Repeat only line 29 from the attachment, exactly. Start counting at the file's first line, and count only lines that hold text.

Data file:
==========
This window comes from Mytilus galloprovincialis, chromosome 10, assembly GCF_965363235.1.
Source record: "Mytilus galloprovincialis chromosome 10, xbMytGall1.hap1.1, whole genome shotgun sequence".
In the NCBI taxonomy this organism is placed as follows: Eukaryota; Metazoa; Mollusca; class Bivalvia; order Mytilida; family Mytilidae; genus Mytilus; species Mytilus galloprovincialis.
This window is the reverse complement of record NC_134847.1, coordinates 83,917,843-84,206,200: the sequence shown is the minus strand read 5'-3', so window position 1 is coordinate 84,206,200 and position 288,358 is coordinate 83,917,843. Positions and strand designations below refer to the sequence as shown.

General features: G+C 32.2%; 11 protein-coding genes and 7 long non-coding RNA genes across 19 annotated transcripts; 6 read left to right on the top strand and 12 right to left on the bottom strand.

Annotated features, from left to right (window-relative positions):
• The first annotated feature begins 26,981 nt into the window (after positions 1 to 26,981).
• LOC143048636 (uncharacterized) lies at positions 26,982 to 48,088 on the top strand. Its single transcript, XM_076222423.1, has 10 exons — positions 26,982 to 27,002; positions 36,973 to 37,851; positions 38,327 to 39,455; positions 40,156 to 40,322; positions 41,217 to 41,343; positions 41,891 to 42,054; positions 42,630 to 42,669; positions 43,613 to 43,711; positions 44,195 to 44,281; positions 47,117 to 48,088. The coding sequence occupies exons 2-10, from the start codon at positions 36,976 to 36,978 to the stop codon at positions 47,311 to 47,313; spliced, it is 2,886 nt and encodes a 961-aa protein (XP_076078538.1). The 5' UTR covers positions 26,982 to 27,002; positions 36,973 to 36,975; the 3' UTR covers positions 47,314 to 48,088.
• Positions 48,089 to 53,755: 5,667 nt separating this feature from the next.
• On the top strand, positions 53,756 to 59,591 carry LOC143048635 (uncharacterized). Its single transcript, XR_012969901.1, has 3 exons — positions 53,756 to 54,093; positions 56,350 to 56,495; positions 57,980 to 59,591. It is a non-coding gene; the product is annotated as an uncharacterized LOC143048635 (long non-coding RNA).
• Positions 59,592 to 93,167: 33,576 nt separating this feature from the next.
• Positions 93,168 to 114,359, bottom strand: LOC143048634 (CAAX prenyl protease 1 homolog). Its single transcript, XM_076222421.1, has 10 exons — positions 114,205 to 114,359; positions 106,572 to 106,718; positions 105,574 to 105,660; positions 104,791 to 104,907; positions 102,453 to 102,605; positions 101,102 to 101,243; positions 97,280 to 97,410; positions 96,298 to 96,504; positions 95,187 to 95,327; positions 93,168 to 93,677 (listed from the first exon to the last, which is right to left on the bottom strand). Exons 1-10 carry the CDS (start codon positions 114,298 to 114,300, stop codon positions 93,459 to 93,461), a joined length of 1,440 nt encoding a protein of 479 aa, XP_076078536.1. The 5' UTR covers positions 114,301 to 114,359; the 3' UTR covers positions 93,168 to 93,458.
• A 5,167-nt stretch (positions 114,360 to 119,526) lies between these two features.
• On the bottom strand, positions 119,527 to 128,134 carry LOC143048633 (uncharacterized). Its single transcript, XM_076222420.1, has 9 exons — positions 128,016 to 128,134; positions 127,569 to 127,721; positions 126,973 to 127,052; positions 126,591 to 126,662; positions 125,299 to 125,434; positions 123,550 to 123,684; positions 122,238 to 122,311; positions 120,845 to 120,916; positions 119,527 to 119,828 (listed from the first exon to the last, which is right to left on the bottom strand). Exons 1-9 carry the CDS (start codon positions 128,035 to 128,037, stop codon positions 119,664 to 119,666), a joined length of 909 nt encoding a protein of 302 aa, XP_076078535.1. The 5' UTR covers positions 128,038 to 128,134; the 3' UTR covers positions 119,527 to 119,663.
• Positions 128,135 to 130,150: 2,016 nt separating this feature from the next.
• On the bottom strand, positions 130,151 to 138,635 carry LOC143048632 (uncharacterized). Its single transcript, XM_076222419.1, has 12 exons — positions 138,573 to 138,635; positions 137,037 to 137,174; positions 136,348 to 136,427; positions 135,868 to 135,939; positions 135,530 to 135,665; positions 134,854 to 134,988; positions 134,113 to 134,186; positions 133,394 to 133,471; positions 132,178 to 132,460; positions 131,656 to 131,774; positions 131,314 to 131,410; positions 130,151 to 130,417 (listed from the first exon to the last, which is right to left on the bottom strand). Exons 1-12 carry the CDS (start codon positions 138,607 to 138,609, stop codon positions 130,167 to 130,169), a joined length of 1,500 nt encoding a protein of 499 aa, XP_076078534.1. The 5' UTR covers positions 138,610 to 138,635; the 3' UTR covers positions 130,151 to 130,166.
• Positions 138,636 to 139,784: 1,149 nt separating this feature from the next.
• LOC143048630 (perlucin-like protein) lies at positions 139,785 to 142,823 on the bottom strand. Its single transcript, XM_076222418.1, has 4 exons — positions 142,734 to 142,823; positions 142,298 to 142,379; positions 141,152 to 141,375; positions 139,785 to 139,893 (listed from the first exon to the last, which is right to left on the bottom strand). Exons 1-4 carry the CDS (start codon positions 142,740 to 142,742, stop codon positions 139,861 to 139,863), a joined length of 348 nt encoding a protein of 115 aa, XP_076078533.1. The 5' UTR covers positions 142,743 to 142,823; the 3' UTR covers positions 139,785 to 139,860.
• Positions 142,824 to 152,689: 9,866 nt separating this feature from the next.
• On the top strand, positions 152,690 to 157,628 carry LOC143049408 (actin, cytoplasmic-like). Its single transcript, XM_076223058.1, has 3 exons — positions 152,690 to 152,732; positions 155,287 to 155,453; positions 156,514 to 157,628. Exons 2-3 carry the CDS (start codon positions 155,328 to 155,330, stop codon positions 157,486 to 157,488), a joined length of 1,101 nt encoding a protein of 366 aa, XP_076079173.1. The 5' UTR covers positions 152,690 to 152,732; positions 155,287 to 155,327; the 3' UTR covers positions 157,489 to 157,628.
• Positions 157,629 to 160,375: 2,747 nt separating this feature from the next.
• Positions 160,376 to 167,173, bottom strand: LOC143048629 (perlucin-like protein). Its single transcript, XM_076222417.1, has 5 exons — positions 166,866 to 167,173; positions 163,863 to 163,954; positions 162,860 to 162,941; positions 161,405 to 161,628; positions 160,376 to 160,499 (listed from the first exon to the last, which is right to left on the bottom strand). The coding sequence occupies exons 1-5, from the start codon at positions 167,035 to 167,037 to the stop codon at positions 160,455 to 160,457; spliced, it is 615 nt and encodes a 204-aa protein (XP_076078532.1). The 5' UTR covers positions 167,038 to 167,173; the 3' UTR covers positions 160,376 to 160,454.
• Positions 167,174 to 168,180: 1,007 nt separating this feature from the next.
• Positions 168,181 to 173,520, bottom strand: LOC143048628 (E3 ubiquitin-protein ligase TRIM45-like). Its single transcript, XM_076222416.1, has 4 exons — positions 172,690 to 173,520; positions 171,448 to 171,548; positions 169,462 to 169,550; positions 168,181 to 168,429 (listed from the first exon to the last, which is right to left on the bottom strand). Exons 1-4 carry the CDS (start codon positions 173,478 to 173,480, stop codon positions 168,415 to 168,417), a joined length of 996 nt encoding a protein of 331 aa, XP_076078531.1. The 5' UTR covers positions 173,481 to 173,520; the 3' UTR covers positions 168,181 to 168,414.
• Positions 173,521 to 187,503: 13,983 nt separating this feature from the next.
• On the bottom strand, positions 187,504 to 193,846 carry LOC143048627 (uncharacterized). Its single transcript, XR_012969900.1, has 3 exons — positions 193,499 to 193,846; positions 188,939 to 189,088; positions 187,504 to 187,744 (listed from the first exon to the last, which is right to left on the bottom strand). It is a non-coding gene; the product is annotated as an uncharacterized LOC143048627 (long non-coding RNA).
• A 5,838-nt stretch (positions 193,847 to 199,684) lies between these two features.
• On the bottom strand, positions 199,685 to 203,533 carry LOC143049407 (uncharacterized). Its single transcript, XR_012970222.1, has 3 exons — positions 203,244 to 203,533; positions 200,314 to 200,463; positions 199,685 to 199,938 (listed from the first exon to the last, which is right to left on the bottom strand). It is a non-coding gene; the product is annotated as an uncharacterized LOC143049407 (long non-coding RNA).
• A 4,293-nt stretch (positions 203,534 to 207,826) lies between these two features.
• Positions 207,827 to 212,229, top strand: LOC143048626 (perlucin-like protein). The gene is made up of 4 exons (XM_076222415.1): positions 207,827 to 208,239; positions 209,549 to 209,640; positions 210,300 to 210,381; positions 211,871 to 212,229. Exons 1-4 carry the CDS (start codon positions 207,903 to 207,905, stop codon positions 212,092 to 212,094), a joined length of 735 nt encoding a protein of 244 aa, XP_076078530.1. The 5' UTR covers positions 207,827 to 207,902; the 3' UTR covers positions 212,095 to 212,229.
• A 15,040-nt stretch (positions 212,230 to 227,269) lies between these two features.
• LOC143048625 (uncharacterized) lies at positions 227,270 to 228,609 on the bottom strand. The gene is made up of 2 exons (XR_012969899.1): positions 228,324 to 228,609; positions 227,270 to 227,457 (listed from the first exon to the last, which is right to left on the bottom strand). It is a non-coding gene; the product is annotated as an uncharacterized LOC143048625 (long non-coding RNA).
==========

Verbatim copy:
• A 4,293-nt stretch (positions 203,534 to 207,826) lies between these two features.